Boris Georgievich Sergeev
Edition and translation: Alexander Nitusov
B.G. Sergeev – a talented designer of diagnostic control and modelling systems for digital devices, undoubtedly takes special place among those who contributed to the national computer development. Although computer designers were numerous not so many of them worked with the combined -hard and software- means of control, diagnostics and verification, he was probably the first one on the list.
Boris Sergeev first came to the Institute of Electronic Control Machines (IECM) as a student for diploma practicum when he was studying at the Moscow Institute of Telecommunication Engineers, which he successfully graduated from in 1960. That time the IECM was headed by I.S. Bruk and such outstanding scientists as M.A. Kartsev , N.Y. Matyukhin and some others. Enthusiastic and creative atmosphere of the institute made strong impact on the young man, so after the graduation he remained to work and stayed there until his last day.
It was the time when I.S. Bruk established diagnostics department at the IECM with the main task to develop new methods of control for reaching the highest possible quality level of the computers, designed and manufactured at the institute. The department was headed by Dr. of physics and mathematics David Matveevich Grobman – one of the first soviet programmers, a very talented and educated person. Grobman was also a man of perfect scientific vision, with systematic and analytical way of thinking. Later he was an active founder of the soviet scientific school of modelling, synthesis and analysis methods for discrete devices testing. Being also good at pedagogy he managed to form a team of able young people who successfully solved numerous scientific and technical problems under his guidance. He was very attentive to his younger collaborators and in case of need always provided efficient assistance. One could say that Grobman was helpful and rather soft man, however, he could never forgive an unfair work neither did he anything unfair himself.
Sergeev was probably the most talented and certainly most independent of all Grobman's ‘youngsters'. By the time of his joining Grobman's new department he had already had some practice experience, which he obtained by participation in designing of arithmetical and logical units of the IECM's new computer M-5. That was the reason why Grobman trusted him with development of computers' automatic control technical means, what was not an easy task.
That time the methods of control and failure diagnostics were mainly based on various software applications. However, their basic disadvantage consisted in usage of working electric and electronic circuits of the controlled computer. Therefore, processing of the obtained control data was performed by the controlled computer itself, what naturally lowered reliability of the final test results.
As the problem was obvious, at least for Sergeev, he immediately started development of a special electronic device, which should be directly connected to the controlled circuitry of the computer thus providing much better controlling possibilities. In a short time he designed and put into operation one of the first soviet functional control tester s – a device of control and the failure automatic location in logic circuits. Grobman with his collaborators worked-out set of algorithms and programs, using computer M-2 for that purpose – the second computer of I.S. Bruk and M. Kartsev. They were implemented for generating test signals directed to the controlled digital devices. Finally, both real response signals and etalon reactions obtained with the use Grobman's software, as well as special diagnostic tables (later named diagnostic dictionaries ), served as input signals for Sergeev's tester .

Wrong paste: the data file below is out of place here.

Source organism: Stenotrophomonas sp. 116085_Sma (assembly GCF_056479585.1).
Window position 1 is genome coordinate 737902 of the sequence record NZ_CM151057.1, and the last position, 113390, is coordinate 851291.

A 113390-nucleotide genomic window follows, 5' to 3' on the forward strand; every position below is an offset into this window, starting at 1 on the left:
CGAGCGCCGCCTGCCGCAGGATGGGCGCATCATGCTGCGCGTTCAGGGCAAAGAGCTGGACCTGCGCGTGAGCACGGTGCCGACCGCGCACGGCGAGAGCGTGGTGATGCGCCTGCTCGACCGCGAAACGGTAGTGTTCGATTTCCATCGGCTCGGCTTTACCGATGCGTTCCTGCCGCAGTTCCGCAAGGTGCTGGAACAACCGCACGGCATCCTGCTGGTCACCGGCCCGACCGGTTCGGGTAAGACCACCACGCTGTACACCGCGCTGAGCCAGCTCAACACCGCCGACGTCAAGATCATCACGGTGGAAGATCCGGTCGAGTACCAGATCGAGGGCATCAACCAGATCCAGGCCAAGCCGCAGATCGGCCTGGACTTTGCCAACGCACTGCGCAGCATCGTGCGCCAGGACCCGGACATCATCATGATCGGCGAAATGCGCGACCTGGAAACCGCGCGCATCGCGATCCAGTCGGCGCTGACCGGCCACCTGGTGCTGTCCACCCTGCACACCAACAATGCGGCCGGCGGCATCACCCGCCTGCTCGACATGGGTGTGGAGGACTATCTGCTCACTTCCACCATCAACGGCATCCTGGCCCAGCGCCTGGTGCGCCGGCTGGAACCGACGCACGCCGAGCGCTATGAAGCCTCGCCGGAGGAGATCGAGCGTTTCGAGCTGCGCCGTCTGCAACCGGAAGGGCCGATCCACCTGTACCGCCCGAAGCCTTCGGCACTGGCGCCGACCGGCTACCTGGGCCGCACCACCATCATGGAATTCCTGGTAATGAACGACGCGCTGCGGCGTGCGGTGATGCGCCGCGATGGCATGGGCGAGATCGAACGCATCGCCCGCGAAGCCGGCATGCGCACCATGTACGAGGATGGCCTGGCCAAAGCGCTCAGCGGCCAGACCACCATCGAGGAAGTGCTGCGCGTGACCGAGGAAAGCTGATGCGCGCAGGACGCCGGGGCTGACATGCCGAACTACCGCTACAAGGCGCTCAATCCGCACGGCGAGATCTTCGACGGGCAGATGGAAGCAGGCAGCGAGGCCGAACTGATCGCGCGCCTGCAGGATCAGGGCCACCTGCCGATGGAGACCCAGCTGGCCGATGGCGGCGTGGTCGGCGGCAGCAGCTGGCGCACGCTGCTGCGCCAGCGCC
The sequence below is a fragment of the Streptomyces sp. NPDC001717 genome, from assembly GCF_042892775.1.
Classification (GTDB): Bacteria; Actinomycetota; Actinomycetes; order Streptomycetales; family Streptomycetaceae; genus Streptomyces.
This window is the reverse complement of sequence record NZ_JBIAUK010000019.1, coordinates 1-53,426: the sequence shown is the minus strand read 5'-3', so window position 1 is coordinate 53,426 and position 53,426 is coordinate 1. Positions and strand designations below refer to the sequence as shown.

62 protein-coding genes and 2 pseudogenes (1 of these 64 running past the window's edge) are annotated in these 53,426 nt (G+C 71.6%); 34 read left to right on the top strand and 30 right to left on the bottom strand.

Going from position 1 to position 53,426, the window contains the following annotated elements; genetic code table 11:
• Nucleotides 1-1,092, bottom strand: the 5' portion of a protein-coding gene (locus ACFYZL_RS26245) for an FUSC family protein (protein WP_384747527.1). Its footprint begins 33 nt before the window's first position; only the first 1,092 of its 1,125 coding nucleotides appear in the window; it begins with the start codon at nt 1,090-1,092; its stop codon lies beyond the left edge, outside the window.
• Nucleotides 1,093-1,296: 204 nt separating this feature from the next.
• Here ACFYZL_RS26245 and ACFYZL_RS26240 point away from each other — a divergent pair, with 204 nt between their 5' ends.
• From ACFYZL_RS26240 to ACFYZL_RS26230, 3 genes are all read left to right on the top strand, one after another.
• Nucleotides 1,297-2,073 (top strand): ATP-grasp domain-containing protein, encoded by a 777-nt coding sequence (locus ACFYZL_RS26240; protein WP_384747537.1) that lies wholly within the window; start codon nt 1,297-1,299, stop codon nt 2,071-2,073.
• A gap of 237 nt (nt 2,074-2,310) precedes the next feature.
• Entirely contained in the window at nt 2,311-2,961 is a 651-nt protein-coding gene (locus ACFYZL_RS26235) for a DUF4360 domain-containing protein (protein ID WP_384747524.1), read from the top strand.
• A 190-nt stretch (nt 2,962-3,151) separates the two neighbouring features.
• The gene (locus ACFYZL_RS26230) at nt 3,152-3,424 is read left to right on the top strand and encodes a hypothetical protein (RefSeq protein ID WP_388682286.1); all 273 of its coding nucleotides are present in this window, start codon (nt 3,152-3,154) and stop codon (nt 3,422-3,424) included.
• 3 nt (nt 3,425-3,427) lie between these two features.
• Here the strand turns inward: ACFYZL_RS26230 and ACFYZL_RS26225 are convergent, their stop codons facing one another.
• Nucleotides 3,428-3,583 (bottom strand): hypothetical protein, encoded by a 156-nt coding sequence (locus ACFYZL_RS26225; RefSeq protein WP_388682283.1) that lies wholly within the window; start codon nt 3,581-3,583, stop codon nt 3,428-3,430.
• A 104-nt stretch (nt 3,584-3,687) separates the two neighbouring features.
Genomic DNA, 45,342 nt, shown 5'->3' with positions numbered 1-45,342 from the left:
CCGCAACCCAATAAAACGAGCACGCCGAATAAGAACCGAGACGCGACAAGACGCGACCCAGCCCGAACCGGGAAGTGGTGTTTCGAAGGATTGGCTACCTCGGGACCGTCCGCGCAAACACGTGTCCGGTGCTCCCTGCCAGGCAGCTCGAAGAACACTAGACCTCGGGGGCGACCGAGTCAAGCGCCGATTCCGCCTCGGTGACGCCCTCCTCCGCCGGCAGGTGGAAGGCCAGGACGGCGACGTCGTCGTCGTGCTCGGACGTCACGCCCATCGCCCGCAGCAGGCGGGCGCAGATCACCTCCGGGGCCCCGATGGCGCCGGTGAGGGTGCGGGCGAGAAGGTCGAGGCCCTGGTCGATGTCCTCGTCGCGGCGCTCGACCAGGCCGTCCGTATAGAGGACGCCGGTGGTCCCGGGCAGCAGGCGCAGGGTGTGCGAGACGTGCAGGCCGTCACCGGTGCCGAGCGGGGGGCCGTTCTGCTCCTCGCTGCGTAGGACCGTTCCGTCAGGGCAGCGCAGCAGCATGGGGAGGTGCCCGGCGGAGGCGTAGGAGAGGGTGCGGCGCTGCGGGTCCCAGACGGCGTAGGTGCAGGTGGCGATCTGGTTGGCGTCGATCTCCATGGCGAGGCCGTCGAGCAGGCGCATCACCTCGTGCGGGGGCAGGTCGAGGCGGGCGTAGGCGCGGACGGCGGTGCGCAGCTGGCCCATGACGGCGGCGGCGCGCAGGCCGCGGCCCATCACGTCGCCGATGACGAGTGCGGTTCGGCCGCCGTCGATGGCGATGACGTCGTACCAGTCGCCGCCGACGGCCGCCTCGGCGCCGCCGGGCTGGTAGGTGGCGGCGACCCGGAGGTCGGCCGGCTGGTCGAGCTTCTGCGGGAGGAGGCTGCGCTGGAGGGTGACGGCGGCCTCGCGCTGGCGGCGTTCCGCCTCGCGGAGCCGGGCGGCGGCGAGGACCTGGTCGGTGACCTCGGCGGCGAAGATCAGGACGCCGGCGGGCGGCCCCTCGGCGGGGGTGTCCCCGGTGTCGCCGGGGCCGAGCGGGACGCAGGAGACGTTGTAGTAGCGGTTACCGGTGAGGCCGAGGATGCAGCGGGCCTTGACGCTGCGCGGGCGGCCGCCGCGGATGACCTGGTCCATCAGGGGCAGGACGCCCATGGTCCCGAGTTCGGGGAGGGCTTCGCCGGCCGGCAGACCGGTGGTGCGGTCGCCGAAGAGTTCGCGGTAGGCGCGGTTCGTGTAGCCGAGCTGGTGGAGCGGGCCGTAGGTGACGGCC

Naturally the tester was far from perfect. Both the low quality of available electronic components and limited possibilities of input-output devices (punch-tape input, small lamp indicator output) essentially reduced its efficiency. However, even then it was an advanced device with such new features as automatic data input/output channels commutation and automatic error code generation for searching in diagnostic tables. Having analysed its operation experience Sergeev formulated for himself two following problems or statements:
- further development -and reasoning- of basic design principles for more efficient computer control automatic testers,
- development -and reasoning- of methods and recommendations for computer designers on improvement of their developed hardware control possibilities.
Solution of these problems was given in his candidate dissertation, which he was working upon unusually long – about eight years. The reason lay in his desire to provide perfect solutions of all problems he set forth and also to prove them with continual working experience of his devices. Besides of that, he constantly implemented new ideas and results appearing and obtained in course of the research and finally, as a person, he never had ambitions just to “hunt for scientific degrees”. He had enough possibilities to do what was interesting for him without higher academic status.